How does culture affect an artist's artwork?

Culture affects an artist’s artwork by proving them with a social context against why their work can be defined. All artworks are, to some extent, the products of their culture, and they reflect prevailing assumptions and beliefs. The greatest works of art, however, have the capacity to transcend the times in which they were created.

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Culture has a major impact on an artist’s work. As well as providing the imminent background against which a work of art is created, it also invariably shapes what is actually produced. In some cultures, painting is the predominant art form, whereas in others it may be pottery or ceramics....

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Culture has a major impact on an artist’s work. As well as providing the imminent background against which a work of art is created, it also invariably shapes what is actually produced. In some cultures, painting is the predominant art form, whereas in others it may be pottery or ceramics. In both cases, it is the dominant culture that determines what kind of artworks are to be produced, especially if there is a thriving art market that responds to changes in taste among collectors and connoisseurs.

Even if an individual artist has a strong antipathy to the cultural milieu in which they live, as is often the case, they will still define themselves against that culture, challenging its norms and standards. Without some kind of settled cultural life, art, no matter how transgressive or innovative, is simply impossible.

But culture doesn’t tell us everything about a work of art. The greatest works of art transcend the time and place in which they were created to speak to successive ages. This doesn’t mean that they should not still be understood as cultural artifacts. But what it does mean is that a purely cultural or historical evaluation of a work of art is insufficient in and of itself to tell us everything we need to know. Great artworks are both temporal and timeless, cultural and transcultural, the products of the time in which they were created as well as enjoying vital contemporary relevance.

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Cultural changes impact the values of both society and the individuals within that society. In the simplest terms, culture makes artists react—on the canvas, in the recording studio, or through whatever medium they choose.

Music is a good example of this. Trends in pop music track how society feels. During the Vietnam War, for example, songs of peace and protest dominated the airwaves in tandem, from George Harrison's hopeful "Give Me Love (Give Me Peace on Earth)" to Joan Baez's probing "Saigon Bride," which asked:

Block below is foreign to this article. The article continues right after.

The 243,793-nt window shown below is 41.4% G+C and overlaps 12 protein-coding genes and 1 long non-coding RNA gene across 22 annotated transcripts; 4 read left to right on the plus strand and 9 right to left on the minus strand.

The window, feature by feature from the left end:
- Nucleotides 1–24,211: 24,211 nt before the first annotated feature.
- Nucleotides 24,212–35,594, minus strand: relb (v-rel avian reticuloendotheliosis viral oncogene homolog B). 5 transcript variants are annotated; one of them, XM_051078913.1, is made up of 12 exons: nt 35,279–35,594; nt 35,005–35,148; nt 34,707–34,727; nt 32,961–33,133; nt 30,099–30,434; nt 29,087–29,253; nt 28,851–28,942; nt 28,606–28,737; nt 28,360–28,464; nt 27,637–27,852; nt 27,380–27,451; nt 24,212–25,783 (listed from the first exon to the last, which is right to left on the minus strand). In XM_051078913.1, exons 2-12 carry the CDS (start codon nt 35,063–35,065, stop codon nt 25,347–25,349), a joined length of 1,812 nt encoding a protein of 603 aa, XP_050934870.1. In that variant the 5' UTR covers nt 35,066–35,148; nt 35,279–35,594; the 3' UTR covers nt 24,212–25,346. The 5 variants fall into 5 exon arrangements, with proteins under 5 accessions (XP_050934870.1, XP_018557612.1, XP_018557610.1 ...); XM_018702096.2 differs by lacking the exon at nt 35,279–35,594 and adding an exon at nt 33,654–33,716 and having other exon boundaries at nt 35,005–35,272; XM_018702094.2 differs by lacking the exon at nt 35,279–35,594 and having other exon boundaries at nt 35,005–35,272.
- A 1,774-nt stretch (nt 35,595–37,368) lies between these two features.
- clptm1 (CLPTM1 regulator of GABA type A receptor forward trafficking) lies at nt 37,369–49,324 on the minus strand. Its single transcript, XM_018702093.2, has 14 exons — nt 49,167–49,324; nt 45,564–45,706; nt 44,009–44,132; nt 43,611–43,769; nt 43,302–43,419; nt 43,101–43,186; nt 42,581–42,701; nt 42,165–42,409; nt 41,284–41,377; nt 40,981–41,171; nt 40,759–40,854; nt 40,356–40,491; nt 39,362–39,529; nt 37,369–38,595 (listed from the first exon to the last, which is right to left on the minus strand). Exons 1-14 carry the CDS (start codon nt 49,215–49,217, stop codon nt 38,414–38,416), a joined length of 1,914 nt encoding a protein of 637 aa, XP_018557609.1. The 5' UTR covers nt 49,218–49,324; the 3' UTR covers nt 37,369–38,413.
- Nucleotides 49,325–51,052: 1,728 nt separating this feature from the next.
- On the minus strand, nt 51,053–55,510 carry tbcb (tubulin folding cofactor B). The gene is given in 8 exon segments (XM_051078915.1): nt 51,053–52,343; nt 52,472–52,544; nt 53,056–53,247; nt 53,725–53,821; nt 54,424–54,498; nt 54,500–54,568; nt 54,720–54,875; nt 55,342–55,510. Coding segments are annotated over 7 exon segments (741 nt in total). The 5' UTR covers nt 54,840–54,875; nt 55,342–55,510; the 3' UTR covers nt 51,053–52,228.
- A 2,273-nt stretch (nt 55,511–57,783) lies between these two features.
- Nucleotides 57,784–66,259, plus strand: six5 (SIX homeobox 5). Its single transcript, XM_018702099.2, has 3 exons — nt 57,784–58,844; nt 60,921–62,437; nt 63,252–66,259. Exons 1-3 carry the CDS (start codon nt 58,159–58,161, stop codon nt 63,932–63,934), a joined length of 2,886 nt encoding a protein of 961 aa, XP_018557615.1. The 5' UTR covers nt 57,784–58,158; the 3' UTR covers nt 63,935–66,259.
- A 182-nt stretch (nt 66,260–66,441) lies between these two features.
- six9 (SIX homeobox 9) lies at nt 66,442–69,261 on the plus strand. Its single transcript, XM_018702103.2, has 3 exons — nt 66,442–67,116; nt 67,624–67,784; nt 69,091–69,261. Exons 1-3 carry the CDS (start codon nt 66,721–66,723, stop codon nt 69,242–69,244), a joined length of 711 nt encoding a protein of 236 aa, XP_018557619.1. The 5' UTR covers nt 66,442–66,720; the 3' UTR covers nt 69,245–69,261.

How many dead men will it take
To build a dike that will not break?
How many children must we kill
Before we make the waves stand still?

These artists' lyrics echoed the public's confusion, anger, fear, and sadness over the seemingly endless war in Vietnam. From that turmoil came an important, iconic interval of music.

Difficult times do not always yield "great" art, though. When the going gets tough, sometimes the tough gets going—straight into the warm embrace of escapist art. After the September 11 attacks, for example, America did not embrace angry punk music; they wrapped their arms around American Idol. Culture can produce the artistic equivalent of comfort food, too.

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Culture affects an artist's work by shaping the worldview of the artist and associations they may have with color, shapes, patterns, symbols, people, places, and things. Each culture has its own unique history and way of understanding the world. For an artist, this means that the message they try to convey in their artwork is done so through their own cultural language of symbolism.

Religious art is a great example for discussing how culture can shape the content of an artist's work. Consider the Sistine Chapel, painted by Michaelangelo. Part of the ceiling has a mural of God and man, and it is one of the most famous works of art in the world. This is a piece of European Christian art, so it is shaped by the values of Christian Europeans during the Renaissance. Throughout the history of Christian art, popular subjects have included the figures of God, Jesus Christ, the Virgin Mary, and the Saints. In comparison, in Islamic art you will never see a depiction of God or the Prophet Muhammed. This is because God is described in Islam as having no physical appearance, only the most beautiful features. To try and depict God in art would be to ascribe the artist's personal preferences upon God, and this is considered selfish or vain. There are no depictions of the Prophet for the same reason.

We can also consider more specific components of a work of art like the use of color, shape, and line. Different colors, shapes, and patterns are suggestive of feelings, values, people, places, things, and actions. For example, in the United States the color red may be associated with romantic love. In comparison, green is suggestive of love in Hinduism. Below I have shared a link to a handy chart which tells the associated meanings of colors in several different cultures. 

Depending on the culture an artist comes from, their choice of material or medium for their work may be limited. Some tools or materials are not always available in parts of the world, or they may not be preferred for other reasons. Other cultural values may influence an artist's attitude towards certain kinds of art and whether or not the medium is worthwhile. Leatherworking to create clothing, bags, or jewelry is generally considered an acceptable, worthwhile art form in the Western world. But for many Buddhist nations, working with leather is undesirable because it is made from the flesh of dead animals.

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